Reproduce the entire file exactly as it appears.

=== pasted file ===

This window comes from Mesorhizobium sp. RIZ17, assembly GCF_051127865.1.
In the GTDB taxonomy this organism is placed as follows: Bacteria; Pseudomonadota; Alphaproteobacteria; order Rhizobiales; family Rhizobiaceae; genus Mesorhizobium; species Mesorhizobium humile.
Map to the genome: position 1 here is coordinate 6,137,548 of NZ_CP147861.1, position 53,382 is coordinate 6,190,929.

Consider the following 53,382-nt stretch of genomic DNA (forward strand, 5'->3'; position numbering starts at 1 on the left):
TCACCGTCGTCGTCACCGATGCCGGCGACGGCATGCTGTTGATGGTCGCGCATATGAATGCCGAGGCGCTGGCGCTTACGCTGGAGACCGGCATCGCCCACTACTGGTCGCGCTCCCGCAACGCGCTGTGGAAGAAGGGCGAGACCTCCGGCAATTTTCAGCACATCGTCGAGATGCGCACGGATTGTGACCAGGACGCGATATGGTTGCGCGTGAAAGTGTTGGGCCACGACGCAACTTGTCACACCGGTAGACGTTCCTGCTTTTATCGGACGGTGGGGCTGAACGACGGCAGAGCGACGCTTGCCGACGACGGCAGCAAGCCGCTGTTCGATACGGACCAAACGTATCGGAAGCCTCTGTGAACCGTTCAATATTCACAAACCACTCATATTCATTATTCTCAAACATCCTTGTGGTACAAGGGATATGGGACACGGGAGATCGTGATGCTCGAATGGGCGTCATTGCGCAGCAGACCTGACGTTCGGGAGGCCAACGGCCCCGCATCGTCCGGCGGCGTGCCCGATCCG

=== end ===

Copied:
This window comes from Mesorhizobium sp. RIZ17, assembly GCF_051127865.1.
In the GTDB taxonomy this organism is placed as follows: Bacteria; Pseudomonadota; Alphaproteobacteria; order Rhizobiales; family Rhizobiaceae; genus Mesorhizobium; species Mesorhizobium humile.
Map to the genome: position 1 here is coordinate 6,137,548 of NZ_CP147861.1, position 53,382 is coordinate 6,190,929.

Consider the following 53,382-nt stretch of genomic DNA (forward strand, 5'->3'; position numbering starts at 1 on the left):
TCACCGTCGTCGTCACCGATGCCGGCGACGGCATGCTGTTGATGGTCGCGCATATGAATGCCGAGGCGCTGGCGCTTACGCTGGAGACCGGCATCGCCCACTACTGGTCGCGCTCCCGCAACGCGCTGTGGAAGAAGGGCGAGACCTCCGGCAATTTTCAGCACATCGTCGAGATGCGCACGGATTGTGACCAGGACGCGATATGGTTGCGCGTGAAAGTGTTGGGCCACGACGCAACTTGTCACACCGGTAGACGTTCCTGCTTTTATCGGACGGTGGGGCTGAACGACGGCAGAGCGACGCTTGCCGACGACGGCAGCAAGCCGCTGTTCGATACGGACCAAACGTATCGGAAGCCTCTGTGAACCGTTCAATATTCACAAACCACTCATATTCATTATTCTCAAACATCCTTGTGGTACAAGGGATATGGGACACGGGAGATCGTGATGCTCGAATGGGCGTCATTGCGCAGCAGACCTGACGTTCGGGAGGCCAACGGCCCCGCATCGTCCGGCGGCGTGCCCGATCCG